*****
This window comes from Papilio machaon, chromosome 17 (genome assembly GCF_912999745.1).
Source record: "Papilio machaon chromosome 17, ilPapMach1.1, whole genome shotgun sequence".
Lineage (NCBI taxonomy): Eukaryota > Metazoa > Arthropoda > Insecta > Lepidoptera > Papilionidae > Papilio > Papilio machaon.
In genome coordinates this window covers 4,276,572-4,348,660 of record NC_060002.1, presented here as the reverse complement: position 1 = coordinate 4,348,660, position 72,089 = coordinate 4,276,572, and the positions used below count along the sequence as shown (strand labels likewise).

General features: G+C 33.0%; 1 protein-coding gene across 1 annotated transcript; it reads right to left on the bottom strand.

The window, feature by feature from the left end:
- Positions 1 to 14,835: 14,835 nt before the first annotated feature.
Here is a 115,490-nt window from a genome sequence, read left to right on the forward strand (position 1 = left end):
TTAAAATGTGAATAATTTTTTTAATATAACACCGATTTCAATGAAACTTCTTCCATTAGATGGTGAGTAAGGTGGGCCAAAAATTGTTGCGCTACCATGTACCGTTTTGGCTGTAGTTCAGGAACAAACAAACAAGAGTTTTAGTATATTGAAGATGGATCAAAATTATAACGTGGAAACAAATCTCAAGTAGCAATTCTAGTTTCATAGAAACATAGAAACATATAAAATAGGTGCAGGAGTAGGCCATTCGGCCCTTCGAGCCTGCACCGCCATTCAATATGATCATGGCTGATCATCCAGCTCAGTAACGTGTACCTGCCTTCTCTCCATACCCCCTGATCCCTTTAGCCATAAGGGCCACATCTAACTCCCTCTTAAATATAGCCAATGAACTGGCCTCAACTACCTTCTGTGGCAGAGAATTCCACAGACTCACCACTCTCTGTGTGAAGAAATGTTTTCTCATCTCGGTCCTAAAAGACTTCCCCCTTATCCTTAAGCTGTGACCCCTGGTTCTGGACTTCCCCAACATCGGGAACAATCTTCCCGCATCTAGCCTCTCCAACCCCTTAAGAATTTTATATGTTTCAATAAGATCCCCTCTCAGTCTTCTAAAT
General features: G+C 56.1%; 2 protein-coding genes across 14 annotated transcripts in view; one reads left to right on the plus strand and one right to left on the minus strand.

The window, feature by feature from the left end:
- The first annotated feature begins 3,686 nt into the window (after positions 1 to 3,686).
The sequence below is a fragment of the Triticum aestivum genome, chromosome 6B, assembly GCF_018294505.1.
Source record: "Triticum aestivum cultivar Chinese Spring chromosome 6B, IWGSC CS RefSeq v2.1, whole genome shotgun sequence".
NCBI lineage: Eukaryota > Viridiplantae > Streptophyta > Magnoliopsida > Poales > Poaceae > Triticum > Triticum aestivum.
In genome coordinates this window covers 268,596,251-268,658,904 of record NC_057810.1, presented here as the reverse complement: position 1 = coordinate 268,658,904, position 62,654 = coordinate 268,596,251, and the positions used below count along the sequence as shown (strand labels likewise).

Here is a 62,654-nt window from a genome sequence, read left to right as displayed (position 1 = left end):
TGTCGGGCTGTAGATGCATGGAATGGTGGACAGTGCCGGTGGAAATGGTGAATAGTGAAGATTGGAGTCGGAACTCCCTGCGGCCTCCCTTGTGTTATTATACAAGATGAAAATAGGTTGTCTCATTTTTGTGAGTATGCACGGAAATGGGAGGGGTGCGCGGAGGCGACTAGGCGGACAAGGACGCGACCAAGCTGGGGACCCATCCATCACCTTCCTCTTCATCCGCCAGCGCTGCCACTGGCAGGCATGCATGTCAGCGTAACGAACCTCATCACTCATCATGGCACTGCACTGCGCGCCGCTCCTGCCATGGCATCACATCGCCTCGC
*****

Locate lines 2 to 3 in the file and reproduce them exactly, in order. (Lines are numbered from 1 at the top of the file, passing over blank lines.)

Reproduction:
Source record: "Papilio machaon chromosome 17, ilPapMach1.1, whole genome shotgun sequence".
Lineage (NCBI taxonomy): Eukaryota > Metazoa > Arthropoda > Insecta > Lepidoptera > Papilionidae > Papilio > Papilio machaon.